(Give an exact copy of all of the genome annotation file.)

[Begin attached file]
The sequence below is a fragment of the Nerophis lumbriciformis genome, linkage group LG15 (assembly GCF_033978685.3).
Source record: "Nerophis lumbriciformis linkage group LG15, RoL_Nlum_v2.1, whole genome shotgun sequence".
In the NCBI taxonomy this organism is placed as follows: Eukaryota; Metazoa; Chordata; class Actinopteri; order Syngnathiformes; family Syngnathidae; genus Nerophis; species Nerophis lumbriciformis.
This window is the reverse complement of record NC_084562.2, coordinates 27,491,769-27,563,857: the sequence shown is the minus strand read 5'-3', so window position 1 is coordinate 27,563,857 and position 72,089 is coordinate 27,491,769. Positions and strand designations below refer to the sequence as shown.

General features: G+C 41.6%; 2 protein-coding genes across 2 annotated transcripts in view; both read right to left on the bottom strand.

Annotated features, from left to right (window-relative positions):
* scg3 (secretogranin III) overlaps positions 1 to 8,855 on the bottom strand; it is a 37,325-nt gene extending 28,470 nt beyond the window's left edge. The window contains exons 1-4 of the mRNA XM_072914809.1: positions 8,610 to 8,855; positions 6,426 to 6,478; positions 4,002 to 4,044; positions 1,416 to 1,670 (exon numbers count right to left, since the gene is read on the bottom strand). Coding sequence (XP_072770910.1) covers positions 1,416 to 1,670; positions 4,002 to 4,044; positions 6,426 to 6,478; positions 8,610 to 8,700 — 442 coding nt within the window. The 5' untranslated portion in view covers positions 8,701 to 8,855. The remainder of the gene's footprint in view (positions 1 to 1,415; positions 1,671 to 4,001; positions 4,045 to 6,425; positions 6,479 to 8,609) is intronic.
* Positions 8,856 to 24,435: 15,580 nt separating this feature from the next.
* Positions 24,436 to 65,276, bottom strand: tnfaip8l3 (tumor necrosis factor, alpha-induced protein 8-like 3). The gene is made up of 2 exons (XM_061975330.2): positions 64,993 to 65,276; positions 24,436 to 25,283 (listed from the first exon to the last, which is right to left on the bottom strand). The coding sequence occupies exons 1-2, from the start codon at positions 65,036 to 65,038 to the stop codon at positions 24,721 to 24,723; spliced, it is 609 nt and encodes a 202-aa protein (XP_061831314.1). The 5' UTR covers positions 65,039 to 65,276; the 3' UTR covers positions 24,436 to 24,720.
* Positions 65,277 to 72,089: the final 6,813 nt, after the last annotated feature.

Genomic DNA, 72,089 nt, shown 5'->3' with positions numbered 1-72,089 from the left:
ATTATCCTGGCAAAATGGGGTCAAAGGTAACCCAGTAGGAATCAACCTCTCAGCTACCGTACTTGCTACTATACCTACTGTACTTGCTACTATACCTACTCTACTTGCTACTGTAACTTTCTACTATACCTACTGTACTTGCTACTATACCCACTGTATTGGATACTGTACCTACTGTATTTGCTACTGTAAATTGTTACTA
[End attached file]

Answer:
The sequence below is a fragment of the Nerophis lumbriciformis genome, linkage group LG15 (assembly GCF_033978685.3).
Source record: "Nerophis lumbriciformis linkage group LG15, RoL_Nlum_v2.1, whole genome shotgun sequence".
In the NCBI taxonomy this organism is placed as follows: Eukaryota; Metazoa; Chordata; class Actinopteri; order Syngnathiformes; family Syngnathidae; genus Nerophis; species Nerophis lumbriciformis.
This window is the reverse complement of record NC_084562.2, coordinates 27,491,769-27,563,857: the sequence shown is the minus strand read 5'-3', so window position 1 is coordinate 27,563,857 and position 72,089 is coordinate 27,491,769. Positions and strand designations below refer to the sequence as shown.

General features: G+C 41.6%; 2 protein-coding genes across 2 annotated transcripts in view; both read right to left on the bottom strand.

Annotated features, from left to right (window-relative positions):
* scg3 (secretogranin III) overlaps positions 1 to 8,855 on the bottom strand; it is a 37,325-nt gene extending 28,470 nt beyond the window's left edge. The window contains exons 1-4 of the mRNA XM_072914809.1: positions 8,610 to 8,855; positions 6,426 to 6,478; positions 4,002 to 4,044; positions 1,416 to 1,670 (exon numbers count right to left, since the gene is read on the bottom strand). Coding sequence (XP_072770910.1) covers positions 1,416 to 1,670; positions 4,002 to 4,044; positions 6,426 to 6,478; positions 8,610 to 8,700 — 442 coding nt within the window. The 5' untranslated portion in view covers positions 8,701 to 8,855. The remainder of the gene's footprint in view (positions 1 to 1,415; positions 1,671 to 4,001; positions 4,045 to 6,425; positions 6,479 to 8,609) is intronic.
* Positions 8,856 to 24,435: 15,580 nt separating this feature from the next.
* Positions 24,436 to 65,276, bottom strand: tnfaip8l3 (tumor necrosis factor, alpha-induced protein 8-like 3). The gene is made up of 2 exons (XM_061975330.2): positions 64,993 to 65,276; positions 24,436 to 25,283 (listed from the first exon to the last, which is right to left on the bottom strand). The coding sequence occupies exons 1-2, from the start codon at positions 65,036 to 65,038 to the stop codon at positions 24,721 to 24,723; spliced, it is 609 nt and encodes a 202-aa protein (XP_061831314.1). The 5' UTR covers positions 65,039 to 65,276; the 3' UTR covers positions 24,436 to 24,720.
* Positions 65,277 to 72,089: the final 6,813 nt, after the last annotated feature.

Genomic DNA, 72,089 nt, shown 5'->3' with positions numbered 1-72,089 from the left:
ATTATCCTGGCAAAATGGGGTCAAAGGTAACCCAGTAGGAATCAACCTCTCAGCTACCGTACTTGCTACTATACCTACTGTACTTGCTACTATACCTACTCTACTTGCTACTGTAACTTTCTACTATACCTACTGTACTTGCTACTATACCCACTGTATTGGATACTGTACCTACTGTATTTGCTACTGTAAATTGTTACTA